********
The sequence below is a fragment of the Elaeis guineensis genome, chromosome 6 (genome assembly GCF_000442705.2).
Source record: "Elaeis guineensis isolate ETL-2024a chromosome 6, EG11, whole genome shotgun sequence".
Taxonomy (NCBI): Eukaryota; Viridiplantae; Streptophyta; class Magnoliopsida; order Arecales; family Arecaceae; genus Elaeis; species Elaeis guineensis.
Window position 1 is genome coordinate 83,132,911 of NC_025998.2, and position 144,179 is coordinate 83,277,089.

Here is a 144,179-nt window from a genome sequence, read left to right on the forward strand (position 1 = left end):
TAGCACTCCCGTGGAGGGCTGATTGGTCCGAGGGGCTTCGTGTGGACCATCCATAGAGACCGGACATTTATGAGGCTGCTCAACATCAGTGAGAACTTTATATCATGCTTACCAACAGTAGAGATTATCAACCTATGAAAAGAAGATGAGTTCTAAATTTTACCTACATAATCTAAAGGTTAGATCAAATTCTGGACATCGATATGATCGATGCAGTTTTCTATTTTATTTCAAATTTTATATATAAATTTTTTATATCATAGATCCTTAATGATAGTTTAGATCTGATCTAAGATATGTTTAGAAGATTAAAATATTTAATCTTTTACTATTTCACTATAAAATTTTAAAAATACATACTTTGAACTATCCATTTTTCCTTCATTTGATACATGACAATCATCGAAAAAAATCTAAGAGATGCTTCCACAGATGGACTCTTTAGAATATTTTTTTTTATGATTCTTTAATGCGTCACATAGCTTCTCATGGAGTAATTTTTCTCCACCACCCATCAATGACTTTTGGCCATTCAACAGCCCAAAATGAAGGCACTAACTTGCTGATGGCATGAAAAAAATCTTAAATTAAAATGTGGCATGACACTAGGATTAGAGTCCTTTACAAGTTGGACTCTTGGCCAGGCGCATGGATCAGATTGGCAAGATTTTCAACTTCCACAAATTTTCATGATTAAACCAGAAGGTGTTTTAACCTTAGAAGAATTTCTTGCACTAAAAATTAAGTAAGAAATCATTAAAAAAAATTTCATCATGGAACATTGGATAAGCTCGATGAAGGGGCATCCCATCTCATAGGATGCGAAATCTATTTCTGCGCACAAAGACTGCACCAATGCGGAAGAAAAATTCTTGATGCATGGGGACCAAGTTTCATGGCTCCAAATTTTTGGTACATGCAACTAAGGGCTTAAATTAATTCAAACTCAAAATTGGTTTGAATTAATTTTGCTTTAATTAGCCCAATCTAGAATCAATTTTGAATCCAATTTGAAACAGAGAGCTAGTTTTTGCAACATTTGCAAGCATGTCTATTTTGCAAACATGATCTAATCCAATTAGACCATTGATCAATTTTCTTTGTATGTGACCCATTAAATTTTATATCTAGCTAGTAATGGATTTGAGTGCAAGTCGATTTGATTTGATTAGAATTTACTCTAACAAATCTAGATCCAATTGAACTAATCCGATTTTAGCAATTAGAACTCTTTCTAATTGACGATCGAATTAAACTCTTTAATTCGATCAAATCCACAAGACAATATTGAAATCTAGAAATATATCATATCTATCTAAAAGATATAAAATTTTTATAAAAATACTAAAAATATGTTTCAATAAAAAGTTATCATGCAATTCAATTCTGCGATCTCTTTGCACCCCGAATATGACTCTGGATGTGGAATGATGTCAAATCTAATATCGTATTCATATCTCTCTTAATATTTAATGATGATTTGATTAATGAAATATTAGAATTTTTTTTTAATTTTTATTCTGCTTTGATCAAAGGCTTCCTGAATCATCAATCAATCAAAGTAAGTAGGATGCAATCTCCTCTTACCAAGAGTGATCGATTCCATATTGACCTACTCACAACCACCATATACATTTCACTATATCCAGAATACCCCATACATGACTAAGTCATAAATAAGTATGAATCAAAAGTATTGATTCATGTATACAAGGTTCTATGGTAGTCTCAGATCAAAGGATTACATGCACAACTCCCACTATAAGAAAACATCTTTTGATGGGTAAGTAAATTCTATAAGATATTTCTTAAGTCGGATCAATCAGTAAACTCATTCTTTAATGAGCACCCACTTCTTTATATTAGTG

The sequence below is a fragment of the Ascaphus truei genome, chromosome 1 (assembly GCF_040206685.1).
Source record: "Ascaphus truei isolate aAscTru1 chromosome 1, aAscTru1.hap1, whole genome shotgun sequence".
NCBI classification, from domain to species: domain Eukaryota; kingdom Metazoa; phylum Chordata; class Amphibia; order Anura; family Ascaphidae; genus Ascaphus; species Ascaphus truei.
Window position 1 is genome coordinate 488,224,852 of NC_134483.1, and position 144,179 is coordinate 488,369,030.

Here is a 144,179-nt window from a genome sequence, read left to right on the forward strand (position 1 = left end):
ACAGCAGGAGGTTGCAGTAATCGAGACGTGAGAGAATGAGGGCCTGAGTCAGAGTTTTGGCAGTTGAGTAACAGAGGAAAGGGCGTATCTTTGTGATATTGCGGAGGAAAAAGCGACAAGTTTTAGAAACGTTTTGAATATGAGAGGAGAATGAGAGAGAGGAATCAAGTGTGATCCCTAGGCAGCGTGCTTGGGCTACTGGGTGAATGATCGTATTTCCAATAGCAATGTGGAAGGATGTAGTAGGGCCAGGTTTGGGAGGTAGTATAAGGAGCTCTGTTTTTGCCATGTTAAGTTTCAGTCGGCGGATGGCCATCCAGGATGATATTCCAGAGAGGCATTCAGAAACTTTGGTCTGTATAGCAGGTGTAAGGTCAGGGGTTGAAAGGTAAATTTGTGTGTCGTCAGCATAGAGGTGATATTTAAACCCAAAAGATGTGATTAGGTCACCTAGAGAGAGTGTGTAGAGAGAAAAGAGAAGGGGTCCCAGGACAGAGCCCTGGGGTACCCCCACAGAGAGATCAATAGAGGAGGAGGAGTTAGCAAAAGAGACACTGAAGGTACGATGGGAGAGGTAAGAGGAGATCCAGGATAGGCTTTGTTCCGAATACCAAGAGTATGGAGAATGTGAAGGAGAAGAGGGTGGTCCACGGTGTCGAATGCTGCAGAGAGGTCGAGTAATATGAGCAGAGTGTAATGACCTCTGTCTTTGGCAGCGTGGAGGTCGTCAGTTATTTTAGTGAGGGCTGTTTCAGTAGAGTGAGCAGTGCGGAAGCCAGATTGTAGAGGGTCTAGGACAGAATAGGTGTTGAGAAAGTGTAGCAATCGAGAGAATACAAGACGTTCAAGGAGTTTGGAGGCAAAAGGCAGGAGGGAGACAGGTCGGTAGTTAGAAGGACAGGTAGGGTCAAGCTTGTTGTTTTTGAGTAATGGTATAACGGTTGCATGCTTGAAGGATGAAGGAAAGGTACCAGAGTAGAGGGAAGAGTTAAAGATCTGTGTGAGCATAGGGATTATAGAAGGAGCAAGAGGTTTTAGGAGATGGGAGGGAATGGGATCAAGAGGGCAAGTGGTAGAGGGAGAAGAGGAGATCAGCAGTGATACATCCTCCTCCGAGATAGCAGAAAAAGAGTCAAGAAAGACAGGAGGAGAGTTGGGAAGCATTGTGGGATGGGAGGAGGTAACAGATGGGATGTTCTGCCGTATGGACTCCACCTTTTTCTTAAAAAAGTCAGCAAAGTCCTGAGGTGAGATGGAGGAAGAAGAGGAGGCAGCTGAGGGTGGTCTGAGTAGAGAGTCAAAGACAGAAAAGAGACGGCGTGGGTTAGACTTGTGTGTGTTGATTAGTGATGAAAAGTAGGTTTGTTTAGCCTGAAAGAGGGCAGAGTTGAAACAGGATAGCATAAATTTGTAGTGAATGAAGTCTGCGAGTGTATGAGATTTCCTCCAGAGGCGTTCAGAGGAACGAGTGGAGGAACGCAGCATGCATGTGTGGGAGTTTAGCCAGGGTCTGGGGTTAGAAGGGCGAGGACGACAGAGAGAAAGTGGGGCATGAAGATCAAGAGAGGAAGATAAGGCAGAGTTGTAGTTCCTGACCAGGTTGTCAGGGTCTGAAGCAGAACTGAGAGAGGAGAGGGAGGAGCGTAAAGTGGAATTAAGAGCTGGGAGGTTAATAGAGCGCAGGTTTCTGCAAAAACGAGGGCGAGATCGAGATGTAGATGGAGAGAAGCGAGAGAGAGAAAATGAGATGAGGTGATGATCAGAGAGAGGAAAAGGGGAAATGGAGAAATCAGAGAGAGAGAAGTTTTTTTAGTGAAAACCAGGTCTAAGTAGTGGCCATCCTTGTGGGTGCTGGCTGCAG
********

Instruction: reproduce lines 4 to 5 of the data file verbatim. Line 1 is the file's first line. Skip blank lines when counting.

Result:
Window position 1 is genome coordinate 83,132,911 of NC_025998.2, and position 144,179 is coordinate 83,277,089.

Here is a 144,179-nt window from a genome sequence, read left to right on the forward strand (position 1 = left end):